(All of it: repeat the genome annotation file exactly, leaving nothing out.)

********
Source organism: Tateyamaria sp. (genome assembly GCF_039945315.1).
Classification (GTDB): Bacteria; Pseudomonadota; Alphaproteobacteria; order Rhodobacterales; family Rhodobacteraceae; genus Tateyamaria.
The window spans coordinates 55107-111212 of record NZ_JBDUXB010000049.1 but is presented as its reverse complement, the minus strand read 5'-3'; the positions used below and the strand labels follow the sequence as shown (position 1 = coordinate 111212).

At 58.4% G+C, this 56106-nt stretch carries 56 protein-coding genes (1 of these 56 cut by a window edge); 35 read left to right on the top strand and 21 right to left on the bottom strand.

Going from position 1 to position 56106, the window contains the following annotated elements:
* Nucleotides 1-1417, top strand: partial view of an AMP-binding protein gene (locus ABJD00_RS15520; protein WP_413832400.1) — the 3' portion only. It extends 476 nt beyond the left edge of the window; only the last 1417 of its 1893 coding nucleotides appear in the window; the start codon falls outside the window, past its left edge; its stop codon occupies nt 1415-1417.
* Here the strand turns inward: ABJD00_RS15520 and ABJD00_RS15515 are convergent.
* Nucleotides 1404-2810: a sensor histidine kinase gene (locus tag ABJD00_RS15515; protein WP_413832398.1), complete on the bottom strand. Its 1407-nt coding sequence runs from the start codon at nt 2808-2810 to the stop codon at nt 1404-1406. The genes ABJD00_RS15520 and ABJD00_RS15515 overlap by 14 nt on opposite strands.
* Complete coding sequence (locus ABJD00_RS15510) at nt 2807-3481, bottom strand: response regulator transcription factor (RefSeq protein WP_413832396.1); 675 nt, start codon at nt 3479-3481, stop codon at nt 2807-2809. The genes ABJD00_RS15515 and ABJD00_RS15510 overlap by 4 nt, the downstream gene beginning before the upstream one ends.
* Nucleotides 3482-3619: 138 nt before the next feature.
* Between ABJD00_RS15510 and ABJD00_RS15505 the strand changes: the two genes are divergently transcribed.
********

Source organism: Tateyamaria sp. (genome assembly GCF_039945315.1).
Classification (GTDB): Bacteria; Pseudomonadota; Alphaproteobacteria; order Rhodobacterales; family Rhodobacteraceae; genus Tateyamaria.
The window spans coordinates 55107-111212 of record NZ_JBDUXB010000049.1 but is presented as its reverse complement, the minus strand read 5'-3'; the positions used below and the strand labels follow the sequence as shown (position 1 = coordinate 111212).

At 58.4% G+C, this 56106-nt stretch carries 56 protein-coding genes (1 of these 56 cut by a window edge); 35 read left to right on the top strand and 21 right to left on the bottom strand.

Going from position 1 to position 56106, the window contains the following annotated elements:
* Nucleotides 1-1417, top strand: partial view of an AMP-binding protein gene (locus ABJD00_RS15520; protein WP_413832400.1) — the 3' portion only. It extends 476 nt beyond the left edge of the window; only the last 1417 of its 1893 coding nucleotides appear in the window; the start codon falls outside the window, past its left edge; its stop codon occupies nt 1415-1417.
* Here the strand turns inward: ABJD00_RS15520 and ABJD00_RS15515 are convergent.
* Nucleotides 1404-2810: a sensor histidine kinase gene (locus tag ABJD00_RS15515; protein WP_413832398.1), complete on the bottom strand. Its 1407-nt coding sequence runs from the start codon at nt 2808-2810 to the stop codon at nt 1404-1406. The genes ABJD00_RS15520 and ABJD00_RS15515 overlap by 14 nt on opposite strands.
* Complete coding sequence (locus ABJD00_RS15510) at nt 2807-3481, bottom strand: response regulator transcription factor (RefSeq protein WP_413832396.1); 675 nt, start codon at nt 3479-3481, stop codon at nt 2807-2809. The genes ABJD00_RS15515 and ABJD00_RS15510 overlap by 4 nt, the downstream gene beginning before the upstream one ends.
* Nucleotides 3482-3619: 138 nt before the next feature.
* Between ABJD00_RS15510 and ABJD00_RS15505 the strand changes: the two genes are divergently transcribed.